Warning: This post contains spoilers for Game of Thrones.
If you’re still wondering why Drogon chose to burn the Iron Throne rather than Jon Snow (Kit Harington) after discovering that Jon had killed Daenerys Targaryen (Emilia Clarke) in the Game of Thrones finale, then the show’s composer, Ramin Djawadi, has some answers for you.
After the final episode of Game of Thrones season 8 aired in May, some fans were confused as to why Drogon didn’t take revenge on Jon for killing his mother after finding Jon standing over her body in the Red Keep throne room. But according to Djawadi, the answer is hidden in the scene’s music.
The Emmy-winning composer tells TIME that the progression of “The Iron Throne,” the song playing in the background of Daenerys’ death scene, contains subtle subtext that explains Drogon’s behavior. He says that the song begins with Jon and Dany’s love theme to illustrate Jon’s heartbreak over making the decision to kill her.
“We see Dany and Jon and what he has just done, and that’s why the piece starts out with the solo violin and their love theme,” Djawadi explains. “It’s very fractured to show that [Jon] really can’t believe what he’s just done. The theme plays and then it stops and it starts again, so he’s slowly settling into what he has done while he’s holding her in his arms.”
Djawadi says that the following section of the song highlights Drogon’s inner turmoil over realizing that his mother is dead. “From there, the music grows and the dragon theme comes in,” he says. “And it’s the dragon, [Daenerys’] baby basically, her child realizing that mommy is dead and then the mixed emotions of sadness and anger at the same time.”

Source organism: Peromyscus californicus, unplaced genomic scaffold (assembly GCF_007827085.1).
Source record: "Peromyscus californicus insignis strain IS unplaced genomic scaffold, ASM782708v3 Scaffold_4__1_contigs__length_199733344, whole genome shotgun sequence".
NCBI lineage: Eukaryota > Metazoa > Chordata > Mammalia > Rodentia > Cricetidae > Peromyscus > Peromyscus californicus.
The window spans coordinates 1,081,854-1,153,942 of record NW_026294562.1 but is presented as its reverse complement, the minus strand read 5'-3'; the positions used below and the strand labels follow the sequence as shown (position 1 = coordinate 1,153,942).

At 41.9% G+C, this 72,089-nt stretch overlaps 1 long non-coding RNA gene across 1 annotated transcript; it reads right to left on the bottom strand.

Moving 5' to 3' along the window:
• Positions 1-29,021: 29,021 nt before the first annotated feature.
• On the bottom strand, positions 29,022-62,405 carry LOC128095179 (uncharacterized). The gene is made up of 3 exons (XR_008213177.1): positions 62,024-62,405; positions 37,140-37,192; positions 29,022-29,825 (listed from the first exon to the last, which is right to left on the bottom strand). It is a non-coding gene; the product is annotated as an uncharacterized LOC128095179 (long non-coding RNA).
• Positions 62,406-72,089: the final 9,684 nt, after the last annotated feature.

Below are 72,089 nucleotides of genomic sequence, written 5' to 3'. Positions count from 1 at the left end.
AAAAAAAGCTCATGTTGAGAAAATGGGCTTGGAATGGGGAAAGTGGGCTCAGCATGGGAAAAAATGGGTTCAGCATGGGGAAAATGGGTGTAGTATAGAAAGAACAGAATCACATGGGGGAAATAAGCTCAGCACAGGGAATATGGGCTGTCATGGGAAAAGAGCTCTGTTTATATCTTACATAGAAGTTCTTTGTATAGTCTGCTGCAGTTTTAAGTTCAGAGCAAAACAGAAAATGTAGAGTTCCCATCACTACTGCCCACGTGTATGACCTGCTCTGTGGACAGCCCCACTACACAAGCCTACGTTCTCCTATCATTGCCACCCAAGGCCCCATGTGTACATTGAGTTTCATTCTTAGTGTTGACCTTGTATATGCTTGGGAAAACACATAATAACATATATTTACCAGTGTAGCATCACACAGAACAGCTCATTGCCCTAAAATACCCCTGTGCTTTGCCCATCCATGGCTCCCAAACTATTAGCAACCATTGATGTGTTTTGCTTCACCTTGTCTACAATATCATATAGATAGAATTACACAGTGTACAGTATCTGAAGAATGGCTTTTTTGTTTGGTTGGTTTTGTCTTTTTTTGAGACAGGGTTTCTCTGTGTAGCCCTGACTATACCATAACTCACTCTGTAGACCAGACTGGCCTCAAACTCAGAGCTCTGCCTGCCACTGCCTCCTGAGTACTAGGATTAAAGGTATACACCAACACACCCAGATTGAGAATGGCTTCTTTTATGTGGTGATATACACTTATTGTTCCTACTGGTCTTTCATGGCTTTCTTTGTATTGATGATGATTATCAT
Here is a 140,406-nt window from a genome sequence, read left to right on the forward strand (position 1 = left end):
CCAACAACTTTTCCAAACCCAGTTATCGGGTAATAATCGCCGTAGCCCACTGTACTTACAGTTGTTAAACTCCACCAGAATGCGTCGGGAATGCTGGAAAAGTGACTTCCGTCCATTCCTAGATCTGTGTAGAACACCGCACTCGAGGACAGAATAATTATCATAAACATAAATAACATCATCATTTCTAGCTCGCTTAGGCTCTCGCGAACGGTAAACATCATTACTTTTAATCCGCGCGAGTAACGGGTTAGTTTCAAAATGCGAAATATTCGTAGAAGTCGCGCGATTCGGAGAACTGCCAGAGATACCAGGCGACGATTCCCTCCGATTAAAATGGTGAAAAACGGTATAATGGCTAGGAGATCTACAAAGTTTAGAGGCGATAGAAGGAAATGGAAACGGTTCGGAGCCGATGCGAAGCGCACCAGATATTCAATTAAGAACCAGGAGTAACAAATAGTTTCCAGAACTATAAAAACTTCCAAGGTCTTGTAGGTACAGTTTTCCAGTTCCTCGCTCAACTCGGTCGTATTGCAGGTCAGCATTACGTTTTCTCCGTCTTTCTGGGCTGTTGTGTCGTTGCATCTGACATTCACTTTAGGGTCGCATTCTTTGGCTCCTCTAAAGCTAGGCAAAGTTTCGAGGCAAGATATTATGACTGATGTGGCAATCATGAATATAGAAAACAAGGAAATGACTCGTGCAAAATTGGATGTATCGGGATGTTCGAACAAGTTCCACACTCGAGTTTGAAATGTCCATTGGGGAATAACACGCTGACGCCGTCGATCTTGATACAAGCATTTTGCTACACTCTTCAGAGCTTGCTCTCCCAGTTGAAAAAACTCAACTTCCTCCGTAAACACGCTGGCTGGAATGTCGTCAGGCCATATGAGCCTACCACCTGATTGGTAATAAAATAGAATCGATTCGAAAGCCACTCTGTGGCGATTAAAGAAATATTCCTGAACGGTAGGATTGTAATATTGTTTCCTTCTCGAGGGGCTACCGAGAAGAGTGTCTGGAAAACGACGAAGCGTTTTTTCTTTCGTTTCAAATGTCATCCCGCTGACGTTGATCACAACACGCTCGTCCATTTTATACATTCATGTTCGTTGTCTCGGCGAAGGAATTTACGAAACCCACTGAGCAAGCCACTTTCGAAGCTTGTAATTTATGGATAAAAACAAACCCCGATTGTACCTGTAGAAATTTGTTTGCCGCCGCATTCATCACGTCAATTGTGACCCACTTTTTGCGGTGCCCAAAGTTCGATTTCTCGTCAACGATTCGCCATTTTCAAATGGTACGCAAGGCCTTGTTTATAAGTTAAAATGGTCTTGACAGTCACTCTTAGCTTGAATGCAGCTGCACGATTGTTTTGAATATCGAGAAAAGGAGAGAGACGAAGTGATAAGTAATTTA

Djawadi tells TIME that Drogon burning the Iron Throne was in fact intended to represent him destroying the thing that had truly brought about Daenerys’ downfall — as well as that of many others along the way. “That’s how that music grows, and Dany’s theme is in there as well. It’s all these themes together and then it even turns into the main title theme when he melts the throne, which is symbolic for [the throne being] what everybody has been fighting for and [how] he has to resolve that she’s dead now.”
To cap things off, Djawadi says that he pulled from one of Daenerys’ earlier themes to bring the moment full circle. “[The song] ends very somber with a section of ‘Breaker of Chains,’ which was from season 4 when she puts the chains on her dragons and that big emotional moment of how hard it was for her to lock them up,” he says. “So it ends with that emotional beat again and with [Drogon] flying away to the solo violins like the piece started to give bookends to it.”
Sounds like Daenerys’ dragons may have been even smarter than you thought.
Watch Daenerys’ death scene below.
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